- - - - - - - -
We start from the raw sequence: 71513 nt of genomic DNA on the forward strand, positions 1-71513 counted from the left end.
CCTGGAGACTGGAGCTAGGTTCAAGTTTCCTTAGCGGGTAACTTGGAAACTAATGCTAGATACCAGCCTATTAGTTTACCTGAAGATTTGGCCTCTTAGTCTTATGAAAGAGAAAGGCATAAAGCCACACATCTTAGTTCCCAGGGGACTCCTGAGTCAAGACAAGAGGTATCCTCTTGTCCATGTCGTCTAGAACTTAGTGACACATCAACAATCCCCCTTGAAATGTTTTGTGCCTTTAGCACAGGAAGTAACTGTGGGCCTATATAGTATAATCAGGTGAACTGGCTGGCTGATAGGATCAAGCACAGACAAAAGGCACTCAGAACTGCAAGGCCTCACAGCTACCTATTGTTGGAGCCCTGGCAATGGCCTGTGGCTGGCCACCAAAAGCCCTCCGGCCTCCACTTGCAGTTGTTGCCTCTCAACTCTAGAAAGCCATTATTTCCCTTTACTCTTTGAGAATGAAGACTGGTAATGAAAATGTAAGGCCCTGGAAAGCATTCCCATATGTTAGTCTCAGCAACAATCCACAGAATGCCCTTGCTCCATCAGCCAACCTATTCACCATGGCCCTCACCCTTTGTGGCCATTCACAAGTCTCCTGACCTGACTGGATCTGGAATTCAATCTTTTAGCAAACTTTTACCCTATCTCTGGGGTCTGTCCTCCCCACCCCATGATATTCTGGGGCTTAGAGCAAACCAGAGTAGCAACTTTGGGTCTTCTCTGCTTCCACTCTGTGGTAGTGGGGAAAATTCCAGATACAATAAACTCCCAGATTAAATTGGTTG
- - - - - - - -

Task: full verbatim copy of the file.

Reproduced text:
We start from the raw sequence: 71513 nt of genomic DNA on the forward strand, positions 1-71513 counted from the left end.
CCTGGAGACTGGAGCTAGGTTCAAGTTTCCTTAGCGGGTAACTTGGAAACTAATGCTAGATACCAGCCTATTAGTTTACCTGAAGATTTGGCCTCTTAGTCTTATGAAAGAGAAAGGCATAAAGCCACACATCTTAGTTCCCAGGGGACTCCTGAGTCAAGACAAGAGGTATCCTCTTGTCCATGTCGTCTAGAACTTAGTGACACATCAACAATCCCCCTTGAAATGTTTTGTGCCTTTAGCACAGGAAGTAACTGTGGGCCTATATAGTATAATCAGGTGAACTGGCTGGCTGATAGGATCAAGCACAGACAAAAGGCACTCAGAACTGCAAGGCCTCACAGCTACCTATTGTTGGAGCCCTGGCAATGGCCTGTGGCTGGCCACCAAAAGCCCTCCGGCCTCCACTTGCAGTTGTTGCCTCTCAACTCTAGAAAGCCATTATTTCCCTTTACTCTTTGAGAATGAAGACTGGTAATGAAAATGTAAGGCCCTGGAAAGCATTCCCATATGTTAGTCTCAGCAACAATCCACAGAATGCCCTTGCTCCATCAGCCAACCTATTCACCATGGCCCTCACCCTTTGTGGCCATTCACAAGTCTCCTGACCTGACTGGATCTGGAATTCAATCTTTTAGCAAACTTTTACCCTATCTCTGGGGTCTGTCCTCCCCACCCCATGATATTCTGGGGCTTAGAGCAAACCAGAGTAGCAACTTTGGGTCTTCTCTGCTTCCACTCTGTGGTAGTGGGGAAAATTCCAGATACAATAAACTCCCAGATTAAATTGGTTG